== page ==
// make the lines white to demonstrate that the
  // stencil function prevents them from being drawn
  glColor3f(1.0f, 1.0f, 1.0f);
    for(dAngle = 0; dAngle < 400.0; dAngle += 0.1)
      glVertex2d(dRadius * cos(dAngle), dRadius * sin(dAngle));
      dRadius *= 1.002;

  // Now, allow drawing, except where the stencil pattern is 0x1
  // and do not make any further changes to the stencil buffer
  glStencilFunc(GL_NOTEQUAL, 0x1, 0x1);
  glStencilOp(GL_KEEP, GL_KEEP, GL_KEEP);

  // Now draw red bouncing square
  // (x and y) are modified by a timer function
  glColor3f(1.0f, 0.0f, 0.0f);
  glRectf(x, y, x + rsize, y - rsize);

  // All done, do the buffer swap

The following two lines cause all fragments to fail the stencil test. The values of ref and mask are irrelevant in this case and are not used.

glStencilFunc(GL_NEVER, 0x0, 0x0);

The arguments to glStencilOp, however, cause the value in the stencil buffer to be written (incremented actually), regardless of whether anything is seen on the screen. Following these lines, a white spiral line is drawn, and even though the color of the line is white so you can see it against the blue background, it is not drawn in the color buffer because it always fails the stencil test (GL_NEVER). You are essentially rendering only to the stencil buffer!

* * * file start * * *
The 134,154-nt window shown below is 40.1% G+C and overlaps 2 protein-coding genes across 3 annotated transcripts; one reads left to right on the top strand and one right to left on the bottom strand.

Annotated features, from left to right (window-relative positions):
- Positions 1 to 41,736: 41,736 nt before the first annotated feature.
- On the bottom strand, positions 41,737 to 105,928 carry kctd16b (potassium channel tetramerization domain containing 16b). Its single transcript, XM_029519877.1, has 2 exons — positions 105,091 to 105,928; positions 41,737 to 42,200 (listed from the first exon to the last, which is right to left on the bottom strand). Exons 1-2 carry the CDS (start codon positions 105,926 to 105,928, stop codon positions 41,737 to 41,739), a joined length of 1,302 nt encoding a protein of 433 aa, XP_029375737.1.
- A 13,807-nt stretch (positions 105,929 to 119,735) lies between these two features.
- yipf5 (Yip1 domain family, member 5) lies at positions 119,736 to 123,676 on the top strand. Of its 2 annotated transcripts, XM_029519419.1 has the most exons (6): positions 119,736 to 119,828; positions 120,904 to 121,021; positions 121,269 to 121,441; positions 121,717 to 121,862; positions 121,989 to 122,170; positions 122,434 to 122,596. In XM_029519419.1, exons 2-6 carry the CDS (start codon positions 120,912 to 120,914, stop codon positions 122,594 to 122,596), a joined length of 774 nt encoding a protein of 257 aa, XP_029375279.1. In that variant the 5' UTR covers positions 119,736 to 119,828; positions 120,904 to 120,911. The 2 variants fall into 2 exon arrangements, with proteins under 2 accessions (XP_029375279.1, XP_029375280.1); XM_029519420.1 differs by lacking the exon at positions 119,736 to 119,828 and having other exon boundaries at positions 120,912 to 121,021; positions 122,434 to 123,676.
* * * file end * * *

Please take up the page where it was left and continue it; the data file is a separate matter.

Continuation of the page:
Next, we change the stencil operation with these lines:

glStencilFunc(GL_NOTEQUAL, 0x1, 0x1);

Now, drawing will occur anywhere the stencil buffer is not equal (GL_NOTEQUAL) to 0x1, which is anywhere onscreen that the spiral line is not drawn. The subsequent call to glStencilOp is optional for this example, but it tells OpenGL to leave the stencil buffer alone for all future drawing operations. Although this sample is best seen in action, Figure 3.38shows an image of what the bounding red square looks like as it is "stenciled out."

Just like the depth buffer, you can also mask out writes to the stencil buffer by using the function glStencilMask:

void glStencilMake(GLboolean mask);

Setting the mask to false does not disable stencil test operations but does prevent any operation from writing values into the stencil buffer.

Figure 3.38Figure 3.38 The bouncing red square with masking stencil pattern.